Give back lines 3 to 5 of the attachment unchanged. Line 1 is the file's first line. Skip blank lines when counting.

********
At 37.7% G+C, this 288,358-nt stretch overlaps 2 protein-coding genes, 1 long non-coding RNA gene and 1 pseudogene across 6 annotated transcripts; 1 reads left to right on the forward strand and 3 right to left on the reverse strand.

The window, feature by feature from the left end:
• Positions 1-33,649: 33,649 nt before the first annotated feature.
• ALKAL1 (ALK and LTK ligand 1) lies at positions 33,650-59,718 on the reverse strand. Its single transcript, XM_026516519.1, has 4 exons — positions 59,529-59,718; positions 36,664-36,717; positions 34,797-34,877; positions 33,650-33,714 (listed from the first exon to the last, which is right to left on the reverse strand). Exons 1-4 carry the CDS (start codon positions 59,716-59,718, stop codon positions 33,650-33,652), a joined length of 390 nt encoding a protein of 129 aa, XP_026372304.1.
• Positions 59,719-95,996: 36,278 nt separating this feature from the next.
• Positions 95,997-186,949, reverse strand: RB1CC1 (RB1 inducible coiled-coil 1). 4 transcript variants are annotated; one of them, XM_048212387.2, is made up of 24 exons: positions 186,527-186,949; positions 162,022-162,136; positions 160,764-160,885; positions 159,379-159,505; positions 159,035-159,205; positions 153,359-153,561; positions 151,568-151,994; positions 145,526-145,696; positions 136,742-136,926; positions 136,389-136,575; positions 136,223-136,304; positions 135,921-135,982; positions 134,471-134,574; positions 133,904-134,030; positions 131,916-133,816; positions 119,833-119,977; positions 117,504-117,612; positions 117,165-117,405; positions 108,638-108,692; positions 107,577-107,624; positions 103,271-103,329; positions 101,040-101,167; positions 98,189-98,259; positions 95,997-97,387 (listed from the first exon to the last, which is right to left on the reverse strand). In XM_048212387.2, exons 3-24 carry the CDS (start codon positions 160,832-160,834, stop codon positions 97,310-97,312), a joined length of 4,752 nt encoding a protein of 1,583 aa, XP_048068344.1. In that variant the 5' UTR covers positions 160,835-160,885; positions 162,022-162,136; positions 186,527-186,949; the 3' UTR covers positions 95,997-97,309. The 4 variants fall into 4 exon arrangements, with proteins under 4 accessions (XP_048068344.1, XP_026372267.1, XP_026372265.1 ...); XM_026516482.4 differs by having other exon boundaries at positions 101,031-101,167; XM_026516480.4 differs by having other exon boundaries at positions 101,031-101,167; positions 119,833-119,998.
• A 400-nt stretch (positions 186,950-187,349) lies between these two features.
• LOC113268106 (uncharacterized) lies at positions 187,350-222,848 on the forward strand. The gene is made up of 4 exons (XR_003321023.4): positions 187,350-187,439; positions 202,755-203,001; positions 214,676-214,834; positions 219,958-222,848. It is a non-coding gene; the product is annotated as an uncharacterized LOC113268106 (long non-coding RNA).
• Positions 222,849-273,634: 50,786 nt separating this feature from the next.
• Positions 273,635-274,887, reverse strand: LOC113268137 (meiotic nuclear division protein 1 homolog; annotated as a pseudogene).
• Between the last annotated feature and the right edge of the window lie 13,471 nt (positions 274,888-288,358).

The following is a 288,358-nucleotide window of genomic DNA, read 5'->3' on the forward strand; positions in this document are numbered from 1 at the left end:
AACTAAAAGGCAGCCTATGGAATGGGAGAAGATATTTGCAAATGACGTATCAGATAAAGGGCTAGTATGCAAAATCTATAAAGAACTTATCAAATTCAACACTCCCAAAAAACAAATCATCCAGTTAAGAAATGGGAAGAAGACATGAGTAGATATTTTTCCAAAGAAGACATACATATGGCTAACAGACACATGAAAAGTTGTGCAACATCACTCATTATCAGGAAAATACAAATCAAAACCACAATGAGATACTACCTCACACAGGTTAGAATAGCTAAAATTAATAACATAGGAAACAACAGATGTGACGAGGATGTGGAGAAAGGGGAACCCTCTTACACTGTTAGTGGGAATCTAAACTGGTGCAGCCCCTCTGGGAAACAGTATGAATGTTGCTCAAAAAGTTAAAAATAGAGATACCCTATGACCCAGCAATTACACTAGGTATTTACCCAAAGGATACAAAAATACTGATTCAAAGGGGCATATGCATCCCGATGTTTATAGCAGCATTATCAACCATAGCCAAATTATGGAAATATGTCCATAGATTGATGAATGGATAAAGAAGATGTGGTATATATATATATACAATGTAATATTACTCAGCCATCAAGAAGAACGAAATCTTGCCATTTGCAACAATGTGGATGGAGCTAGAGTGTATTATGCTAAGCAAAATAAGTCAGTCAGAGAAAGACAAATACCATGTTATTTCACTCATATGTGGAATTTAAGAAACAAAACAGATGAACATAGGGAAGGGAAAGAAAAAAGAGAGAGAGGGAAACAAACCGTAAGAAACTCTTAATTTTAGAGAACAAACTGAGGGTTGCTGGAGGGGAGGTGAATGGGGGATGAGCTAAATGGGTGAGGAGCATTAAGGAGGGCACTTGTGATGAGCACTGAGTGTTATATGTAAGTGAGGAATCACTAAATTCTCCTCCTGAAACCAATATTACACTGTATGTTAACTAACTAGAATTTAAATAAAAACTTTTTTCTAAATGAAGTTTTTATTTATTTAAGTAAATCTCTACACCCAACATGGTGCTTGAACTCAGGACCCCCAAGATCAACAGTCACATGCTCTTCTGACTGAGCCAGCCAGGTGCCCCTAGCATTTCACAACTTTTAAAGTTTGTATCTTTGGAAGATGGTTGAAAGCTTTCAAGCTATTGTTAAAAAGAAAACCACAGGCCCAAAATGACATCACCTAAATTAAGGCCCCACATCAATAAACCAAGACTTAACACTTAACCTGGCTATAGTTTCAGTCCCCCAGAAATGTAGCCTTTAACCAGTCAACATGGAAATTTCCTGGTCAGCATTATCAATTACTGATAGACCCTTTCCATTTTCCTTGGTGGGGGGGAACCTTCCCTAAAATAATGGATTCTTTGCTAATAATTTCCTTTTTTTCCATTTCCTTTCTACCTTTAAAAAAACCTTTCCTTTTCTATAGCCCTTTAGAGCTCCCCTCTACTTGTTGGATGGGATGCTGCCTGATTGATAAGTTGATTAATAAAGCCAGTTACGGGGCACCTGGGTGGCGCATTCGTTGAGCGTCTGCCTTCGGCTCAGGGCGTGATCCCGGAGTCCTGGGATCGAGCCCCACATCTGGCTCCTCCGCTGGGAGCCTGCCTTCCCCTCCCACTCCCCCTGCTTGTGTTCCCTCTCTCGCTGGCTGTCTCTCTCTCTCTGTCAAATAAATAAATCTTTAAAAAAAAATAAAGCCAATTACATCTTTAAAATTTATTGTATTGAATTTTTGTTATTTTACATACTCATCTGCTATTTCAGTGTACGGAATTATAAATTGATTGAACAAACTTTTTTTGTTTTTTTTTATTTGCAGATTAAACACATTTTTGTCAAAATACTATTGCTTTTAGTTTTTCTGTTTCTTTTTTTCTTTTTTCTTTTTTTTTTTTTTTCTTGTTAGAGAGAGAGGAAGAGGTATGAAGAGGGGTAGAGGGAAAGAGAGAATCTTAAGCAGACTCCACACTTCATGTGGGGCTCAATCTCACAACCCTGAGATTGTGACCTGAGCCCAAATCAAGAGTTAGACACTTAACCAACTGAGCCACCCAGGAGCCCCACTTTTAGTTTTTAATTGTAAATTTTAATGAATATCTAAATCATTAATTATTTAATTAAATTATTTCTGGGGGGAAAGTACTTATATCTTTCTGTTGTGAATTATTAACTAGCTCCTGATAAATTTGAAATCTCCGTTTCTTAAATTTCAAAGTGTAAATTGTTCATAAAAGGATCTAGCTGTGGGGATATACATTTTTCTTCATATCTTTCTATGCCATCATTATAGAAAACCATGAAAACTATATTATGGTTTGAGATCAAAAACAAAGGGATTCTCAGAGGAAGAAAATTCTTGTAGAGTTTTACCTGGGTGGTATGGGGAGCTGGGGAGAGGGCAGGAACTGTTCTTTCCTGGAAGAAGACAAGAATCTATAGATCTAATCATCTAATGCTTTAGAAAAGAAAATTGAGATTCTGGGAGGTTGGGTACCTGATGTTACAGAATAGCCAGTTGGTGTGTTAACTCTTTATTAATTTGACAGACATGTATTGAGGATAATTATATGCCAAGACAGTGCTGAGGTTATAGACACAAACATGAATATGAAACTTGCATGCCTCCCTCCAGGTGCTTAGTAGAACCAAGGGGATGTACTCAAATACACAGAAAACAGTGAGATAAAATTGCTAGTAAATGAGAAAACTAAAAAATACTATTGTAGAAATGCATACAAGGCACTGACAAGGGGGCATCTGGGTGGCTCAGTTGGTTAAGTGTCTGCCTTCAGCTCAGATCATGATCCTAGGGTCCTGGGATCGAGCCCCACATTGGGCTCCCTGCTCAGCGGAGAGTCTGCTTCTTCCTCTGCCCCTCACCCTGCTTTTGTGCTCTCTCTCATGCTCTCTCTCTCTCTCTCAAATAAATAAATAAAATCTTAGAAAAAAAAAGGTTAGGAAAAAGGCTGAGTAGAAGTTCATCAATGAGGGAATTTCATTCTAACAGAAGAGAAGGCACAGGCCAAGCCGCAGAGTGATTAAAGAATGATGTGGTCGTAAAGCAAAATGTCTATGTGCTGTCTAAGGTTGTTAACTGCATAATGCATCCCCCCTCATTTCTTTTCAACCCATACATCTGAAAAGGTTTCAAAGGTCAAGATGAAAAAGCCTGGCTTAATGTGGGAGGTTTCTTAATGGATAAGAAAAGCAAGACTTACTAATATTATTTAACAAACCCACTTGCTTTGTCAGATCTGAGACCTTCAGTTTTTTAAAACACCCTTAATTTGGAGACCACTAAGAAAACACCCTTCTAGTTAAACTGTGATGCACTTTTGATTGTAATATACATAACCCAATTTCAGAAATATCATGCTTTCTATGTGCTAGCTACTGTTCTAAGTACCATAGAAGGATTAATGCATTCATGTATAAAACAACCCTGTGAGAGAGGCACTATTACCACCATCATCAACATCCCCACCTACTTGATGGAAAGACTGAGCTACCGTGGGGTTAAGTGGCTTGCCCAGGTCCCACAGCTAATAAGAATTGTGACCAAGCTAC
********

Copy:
• Positions 1-33,649: 33,649 nt before the first annotated feature.
• ALKAL1 (ALK and LTK ligand 1) lies at positions 33,650-59,718 on the reverse strand. Its single transcript, XM_026516519.1, has 4 exons — positions 59,529-59,718; positions 36,664-36,717; positions 34,797-34,877; positions 33,650-33,714 (listed from the first exon to the last, which is right to left on the reverse strand). Exons 1-4 carry the CDS (start codon positions 59,716-59,718, stop codon positions 33,650-33,652), a joined length of 390 nt encoding a protein of 129 aa, XP_026372304.1.
• Positions 59,719-95,996: 36,278 nt separating this feature from the next.